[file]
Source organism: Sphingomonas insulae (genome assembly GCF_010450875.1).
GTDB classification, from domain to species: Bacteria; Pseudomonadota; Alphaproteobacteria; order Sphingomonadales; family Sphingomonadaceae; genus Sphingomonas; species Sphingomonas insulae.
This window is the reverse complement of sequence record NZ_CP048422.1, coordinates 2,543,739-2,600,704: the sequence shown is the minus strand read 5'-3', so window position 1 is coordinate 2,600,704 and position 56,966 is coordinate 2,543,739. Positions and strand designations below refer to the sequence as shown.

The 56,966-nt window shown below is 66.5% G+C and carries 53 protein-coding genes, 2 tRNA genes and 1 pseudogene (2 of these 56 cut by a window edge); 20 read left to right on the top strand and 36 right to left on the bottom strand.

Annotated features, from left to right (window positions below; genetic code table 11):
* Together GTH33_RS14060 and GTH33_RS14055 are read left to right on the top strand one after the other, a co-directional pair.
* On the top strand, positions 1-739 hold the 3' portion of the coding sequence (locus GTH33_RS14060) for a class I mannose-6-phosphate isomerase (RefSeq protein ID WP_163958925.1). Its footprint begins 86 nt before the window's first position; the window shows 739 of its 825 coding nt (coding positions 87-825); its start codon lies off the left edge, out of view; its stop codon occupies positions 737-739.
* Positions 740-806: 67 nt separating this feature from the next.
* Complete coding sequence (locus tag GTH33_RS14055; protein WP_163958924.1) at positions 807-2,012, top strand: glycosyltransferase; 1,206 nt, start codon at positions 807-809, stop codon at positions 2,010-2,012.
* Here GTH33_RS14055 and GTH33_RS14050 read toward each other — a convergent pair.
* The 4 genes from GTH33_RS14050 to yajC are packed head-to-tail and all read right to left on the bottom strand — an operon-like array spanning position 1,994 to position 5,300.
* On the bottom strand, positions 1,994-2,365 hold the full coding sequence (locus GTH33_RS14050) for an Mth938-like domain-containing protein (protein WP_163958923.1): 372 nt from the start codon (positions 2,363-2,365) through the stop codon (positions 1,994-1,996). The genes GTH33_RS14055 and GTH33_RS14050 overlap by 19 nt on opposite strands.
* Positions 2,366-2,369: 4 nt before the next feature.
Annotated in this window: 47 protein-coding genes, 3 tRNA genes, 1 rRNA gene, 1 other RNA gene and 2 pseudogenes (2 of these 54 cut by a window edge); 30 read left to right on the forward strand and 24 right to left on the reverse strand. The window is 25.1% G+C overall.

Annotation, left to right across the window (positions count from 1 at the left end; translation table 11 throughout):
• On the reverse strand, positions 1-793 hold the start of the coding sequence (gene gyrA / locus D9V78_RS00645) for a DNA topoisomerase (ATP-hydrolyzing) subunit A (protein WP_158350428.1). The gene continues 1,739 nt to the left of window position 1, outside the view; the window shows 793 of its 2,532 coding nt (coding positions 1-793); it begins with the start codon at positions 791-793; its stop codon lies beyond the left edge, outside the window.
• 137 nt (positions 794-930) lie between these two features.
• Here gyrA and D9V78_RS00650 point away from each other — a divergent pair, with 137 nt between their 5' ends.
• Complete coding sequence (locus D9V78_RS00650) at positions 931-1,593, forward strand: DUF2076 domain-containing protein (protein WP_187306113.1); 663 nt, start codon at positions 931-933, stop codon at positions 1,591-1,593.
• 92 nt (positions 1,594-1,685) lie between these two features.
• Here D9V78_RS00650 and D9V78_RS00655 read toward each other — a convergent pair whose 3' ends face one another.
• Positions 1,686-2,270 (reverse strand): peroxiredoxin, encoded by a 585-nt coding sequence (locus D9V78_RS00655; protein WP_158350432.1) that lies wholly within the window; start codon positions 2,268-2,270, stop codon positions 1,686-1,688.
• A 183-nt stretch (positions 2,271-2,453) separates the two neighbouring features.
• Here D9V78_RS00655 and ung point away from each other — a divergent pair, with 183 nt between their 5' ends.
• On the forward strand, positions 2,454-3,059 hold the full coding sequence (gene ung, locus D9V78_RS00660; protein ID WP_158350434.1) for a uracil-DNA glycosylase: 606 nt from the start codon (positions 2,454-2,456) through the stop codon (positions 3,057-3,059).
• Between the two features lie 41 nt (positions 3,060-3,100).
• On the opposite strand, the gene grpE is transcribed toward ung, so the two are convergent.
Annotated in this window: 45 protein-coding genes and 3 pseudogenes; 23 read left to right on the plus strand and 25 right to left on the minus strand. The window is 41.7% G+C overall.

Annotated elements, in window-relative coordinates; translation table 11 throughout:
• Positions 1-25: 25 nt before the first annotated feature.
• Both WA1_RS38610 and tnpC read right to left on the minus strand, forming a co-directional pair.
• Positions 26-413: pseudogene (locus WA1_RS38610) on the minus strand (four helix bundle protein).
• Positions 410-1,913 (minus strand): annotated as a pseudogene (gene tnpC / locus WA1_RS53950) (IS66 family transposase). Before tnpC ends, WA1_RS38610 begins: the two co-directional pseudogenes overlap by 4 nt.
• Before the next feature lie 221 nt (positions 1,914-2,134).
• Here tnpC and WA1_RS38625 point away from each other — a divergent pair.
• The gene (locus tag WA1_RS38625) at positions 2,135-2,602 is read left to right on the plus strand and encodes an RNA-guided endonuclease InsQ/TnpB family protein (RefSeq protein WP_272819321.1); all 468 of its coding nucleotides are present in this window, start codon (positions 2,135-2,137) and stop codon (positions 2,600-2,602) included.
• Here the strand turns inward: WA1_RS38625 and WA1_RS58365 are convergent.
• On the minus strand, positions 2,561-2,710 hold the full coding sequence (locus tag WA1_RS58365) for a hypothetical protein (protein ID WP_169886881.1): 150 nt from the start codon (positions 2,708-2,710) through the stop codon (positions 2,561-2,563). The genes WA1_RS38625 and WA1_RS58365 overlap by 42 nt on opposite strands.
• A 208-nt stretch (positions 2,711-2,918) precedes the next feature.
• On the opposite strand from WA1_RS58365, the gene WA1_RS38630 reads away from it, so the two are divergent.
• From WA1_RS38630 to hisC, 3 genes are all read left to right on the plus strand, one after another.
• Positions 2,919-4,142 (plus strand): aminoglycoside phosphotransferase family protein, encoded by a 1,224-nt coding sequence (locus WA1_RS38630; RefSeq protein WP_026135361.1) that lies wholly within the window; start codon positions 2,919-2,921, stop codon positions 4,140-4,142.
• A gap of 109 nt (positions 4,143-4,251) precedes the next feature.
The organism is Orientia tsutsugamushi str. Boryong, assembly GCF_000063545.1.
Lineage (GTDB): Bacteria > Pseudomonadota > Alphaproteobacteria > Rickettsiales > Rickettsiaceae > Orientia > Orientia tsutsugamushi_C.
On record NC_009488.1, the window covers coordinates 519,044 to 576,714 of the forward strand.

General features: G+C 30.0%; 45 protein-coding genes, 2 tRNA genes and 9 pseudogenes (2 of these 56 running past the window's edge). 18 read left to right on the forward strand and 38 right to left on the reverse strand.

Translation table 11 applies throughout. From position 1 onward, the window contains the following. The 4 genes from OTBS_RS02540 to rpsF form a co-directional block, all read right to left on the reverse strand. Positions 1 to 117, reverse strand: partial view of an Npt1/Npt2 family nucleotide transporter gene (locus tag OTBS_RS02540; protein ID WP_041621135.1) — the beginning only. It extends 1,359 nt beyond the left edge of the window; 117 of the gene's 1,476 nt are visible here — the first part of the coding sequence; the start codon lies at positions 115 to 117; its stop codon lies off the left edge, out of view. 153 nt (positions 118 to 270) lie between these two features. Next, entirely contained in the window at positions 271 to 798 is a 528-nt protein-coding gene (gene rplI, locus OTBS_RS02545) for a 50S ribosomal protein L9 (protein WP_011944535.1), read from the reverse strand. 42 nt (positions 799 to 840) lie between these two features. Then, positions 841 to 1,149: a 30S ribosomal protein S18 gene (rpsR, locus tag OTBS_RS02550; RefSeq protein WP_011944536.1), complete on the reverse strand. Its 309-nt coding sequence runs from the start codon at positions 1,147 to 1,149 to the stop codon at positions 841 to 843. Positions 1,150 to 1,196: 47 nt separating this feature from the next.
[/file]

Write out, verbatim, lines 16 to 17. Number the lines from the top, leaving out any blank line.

• On the reverse strand, positions 1-793 hold the start of the coding sequence (gene gyrA / locus D9V78_RS00645) for a DNA topoisomerase (ATP-hydrolyzing) subunit A (protein WP_158350428.1). The gene continues 1,739 nt to the left of window position 1, outside the view; the window shows 793 of its 2,532 coding nt (coding positions 1-793); it begins with the start codon at positions 791-793; its stop codon lies beyond the left edge, outside the window.
• 137 nt (positions 794-930) lie between these two features.